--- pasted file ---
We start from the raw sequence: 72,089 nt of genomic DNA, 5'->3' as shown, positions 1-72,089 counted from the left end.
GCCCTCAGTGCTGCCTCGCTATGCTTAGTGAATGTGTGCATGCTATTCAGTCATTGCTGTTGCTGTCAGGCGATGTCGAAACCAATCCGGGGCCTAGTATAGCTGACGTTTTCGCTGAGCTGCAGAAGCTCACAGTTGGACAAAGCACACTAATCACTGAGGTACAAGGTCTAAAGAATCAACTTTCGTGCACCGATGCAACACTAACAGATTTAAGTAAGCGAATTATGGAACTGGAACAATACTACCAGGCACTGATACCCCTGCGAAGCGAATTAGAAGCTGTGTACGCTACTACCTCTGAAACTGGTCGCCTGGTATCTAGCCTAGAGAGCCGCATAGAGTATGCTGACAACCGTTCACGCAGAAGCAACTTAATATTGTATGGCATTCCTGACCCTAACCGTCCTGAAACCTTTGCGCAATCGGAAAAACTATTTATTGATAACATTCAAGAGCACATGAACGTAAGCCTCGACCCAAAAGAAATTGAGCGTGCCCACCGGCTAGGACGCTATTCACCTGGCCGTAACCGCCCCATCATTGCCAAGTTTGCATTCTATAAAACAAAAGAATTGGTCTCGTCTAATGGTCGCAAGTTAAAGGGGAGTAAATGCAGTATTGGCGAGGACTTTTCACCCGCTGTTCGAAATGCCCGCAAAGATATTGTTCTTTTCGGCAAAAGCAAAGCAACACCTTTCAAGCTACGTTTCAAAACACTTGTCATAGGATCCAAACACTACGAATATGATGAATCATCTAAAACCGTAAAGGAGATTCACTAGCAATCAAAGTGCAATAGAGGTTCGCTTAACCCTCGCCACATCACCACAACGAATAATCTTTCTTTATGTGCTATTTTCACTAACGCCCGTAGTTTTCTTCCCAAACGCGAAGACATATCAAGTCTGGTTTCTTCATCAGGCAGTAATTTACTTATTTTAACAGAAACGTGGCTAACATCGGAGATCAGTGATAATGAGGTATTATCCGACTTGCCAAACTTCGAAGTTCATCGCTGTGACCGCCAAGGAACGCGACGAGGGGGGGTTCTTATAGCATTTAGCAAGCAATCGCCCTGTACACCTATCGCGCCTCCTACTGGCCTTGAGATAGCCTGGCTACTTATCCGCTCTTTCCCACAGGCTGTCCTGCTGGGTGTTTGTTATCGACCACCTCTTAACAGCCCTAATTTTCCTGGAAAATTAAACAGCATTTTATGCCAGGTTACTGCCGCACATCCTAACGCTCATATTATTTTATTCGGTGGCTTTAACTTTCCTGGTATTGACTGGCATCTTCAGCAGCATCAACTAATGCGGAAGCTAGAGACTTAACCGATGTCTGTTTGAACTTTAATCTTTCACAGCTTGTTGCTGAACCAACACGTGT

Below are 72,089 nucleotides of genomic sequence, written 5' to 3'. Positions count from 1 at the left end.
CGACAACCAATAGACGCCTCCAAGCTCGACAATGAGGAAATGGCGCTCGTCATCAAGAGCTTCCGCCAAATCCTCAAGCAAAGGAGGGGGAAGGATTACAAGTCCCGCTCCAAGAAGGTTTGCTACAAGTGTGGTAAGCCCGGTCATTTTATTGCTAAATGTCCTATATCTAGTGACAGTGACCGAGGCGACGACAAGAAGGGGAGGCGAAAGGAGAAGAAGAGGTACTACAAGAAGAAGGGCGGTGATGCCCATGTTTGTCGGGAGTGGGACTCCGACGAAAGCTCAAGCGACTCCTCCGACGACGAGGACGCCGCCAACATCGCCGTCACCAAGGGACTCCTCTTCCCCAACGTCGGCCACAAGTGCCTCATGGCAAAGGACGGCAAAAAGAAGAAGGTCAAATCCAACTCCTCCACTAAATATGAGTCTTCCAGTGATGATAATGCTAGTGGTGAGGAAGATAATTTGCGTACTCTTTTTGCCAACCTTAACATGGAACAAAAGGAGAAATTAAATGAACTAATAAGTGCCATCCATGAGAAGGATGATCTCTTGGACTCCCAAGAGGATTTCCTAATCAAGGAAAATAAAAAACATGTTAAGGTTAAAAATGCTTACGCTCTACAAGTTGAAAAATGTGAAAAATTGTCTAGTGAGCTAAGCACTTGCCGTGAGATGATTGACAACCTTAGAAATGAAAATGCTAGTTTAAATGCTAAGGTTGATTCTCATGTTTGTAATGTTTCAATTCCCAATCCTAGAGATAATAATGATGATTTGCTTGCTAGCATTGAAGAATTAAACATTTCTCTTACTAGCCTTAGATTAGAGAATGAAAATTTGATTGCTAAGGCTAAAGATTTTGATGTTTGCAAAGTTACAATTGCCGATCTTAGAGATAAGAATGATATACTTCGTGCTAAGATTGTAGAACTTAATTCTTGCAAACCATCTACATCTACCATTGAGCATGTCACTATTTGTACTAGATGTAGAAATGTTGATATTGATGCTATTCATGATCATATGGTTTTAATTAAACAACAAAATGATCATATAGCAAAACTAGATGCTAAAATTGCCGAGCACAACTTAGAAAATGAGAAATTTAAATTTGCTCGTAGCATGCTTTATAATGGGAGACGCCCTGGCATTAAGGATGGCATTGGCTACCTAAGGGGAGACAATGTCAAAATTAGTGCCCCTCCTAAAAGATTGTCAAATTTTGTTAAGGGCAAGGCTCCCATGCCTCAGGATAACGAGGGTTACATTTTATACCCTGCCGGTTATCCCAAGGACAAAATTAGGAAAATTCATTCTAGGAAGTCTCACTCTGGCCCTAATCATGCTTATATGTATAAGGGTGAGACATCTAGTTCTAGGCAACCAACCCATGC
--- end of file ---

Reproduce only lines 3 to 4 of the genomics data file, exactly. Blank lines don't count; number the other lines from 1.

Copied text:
Below are 72,089 nucleotides of genomic sequence, written 5' to 3'. Positions count from 1 at the left end.
CGACAACCAATAGACGCCTCCAAGCTCGACAATGAGGAAATGGCGCTCGTCATCAAGAGCTTCCGCCAAATCCTCAAGCAAAGGAGGGGGAAGGATTACAAGTCCCGCTCCAAGAAGGTTTGCTACAAGTGTGGTAAGCCCGGTCATTTTATTGCTAAATGTCCTATATCTAGTGACAGTGACCGAGGCGACGACAAGAAGGGGAGGCGAAAGGAGAAGAAGAGGTACTACAAGAAGAAGGGCGGTGATGCCCATGTTTGTCGGGAGTGGGACTCCGACGAAAGCTCAAGCGACTCCTCCGACGACGAGGACGCCGCCAACATCGCCGTCACCAAGGGACTCCTCTTCCCCAACGTCGGCCACAAGTGCCTCATGGCAAAGGACGGCAAAAAGAAGAAGGTCAAATCCAACTCCTCCACTAAATATGAGTCTTCCAGTGATGATAATGCTAGTGGTGAGGAAGATAATTTGCGTACTCTTTTTGCCAACCTTAACATGGAACAAAAGGAGAAATTAAATGAACTAATAAGTGCCATCCATGAGAAGGATGATCTCTTGGACTCCCAAGAGGATTTCCTAATCAAGGAAAATAAAAAACATGTTAAGGTTAAAAATGCTTACGCTCTACAAGTTGAAAAATGTGAAAAATTGTCTAGTGAGCTAAGCACTTGCCGTGAGATGATTGACAACCTTAGAAATGAAAATGCTAGTTTAAATGCTAAGGTTGATTCTCATGTTTGTAATGTTTCAATTCCCAATCCTAGAGATAATAATGATGATTTGCTTGCTAGCATTGAAGAATTAAACATTTCTCTTACTAGCCTTAGATTAGAGAATGAAAATTTGATTGCTAAGGCTAAAGATTTTGATGTTTGCAAAGTTACAATTGCCGATCTTAGAGATAAGAATGATATACTTCGTGCTAAGATTGTAGAACTTAATTCTTGCAAACCATCTACATCTACCATTGAGCATGTCACTATTTGTACTAGATGTAGAAATGTTGATATTGATGCTATTCATGATCATATGGTTTTAATTAAACAACAAAATGATCATATAGCAAAACTAGATGCTAAAATTGCCGAGCACAACTTAGAAAATGAGAAATTTAAATTTGCTCGTAGCATGCTTTATAATGGGAGACGCCCTGGCATTAAGGATGGCATTGGCTACCTAAGGGGAGACAATGTCAAAATTAGTGCCCCTCCTAAAAGATTGTCAAATTTTGTTAAGGGCAAGGCTCCCATGCCTCAGGATAACGAGGGTTACATTTTATACCCTGCCGGTTATCCCAAGGACAAAATTAGGAAAATTCATTCTAGGAAGTCTCACTCTGGCCCTAATCATGCTTATATGTATAAGGGTGAGACATCTAGTTCTAGGCAACCAACCCATGC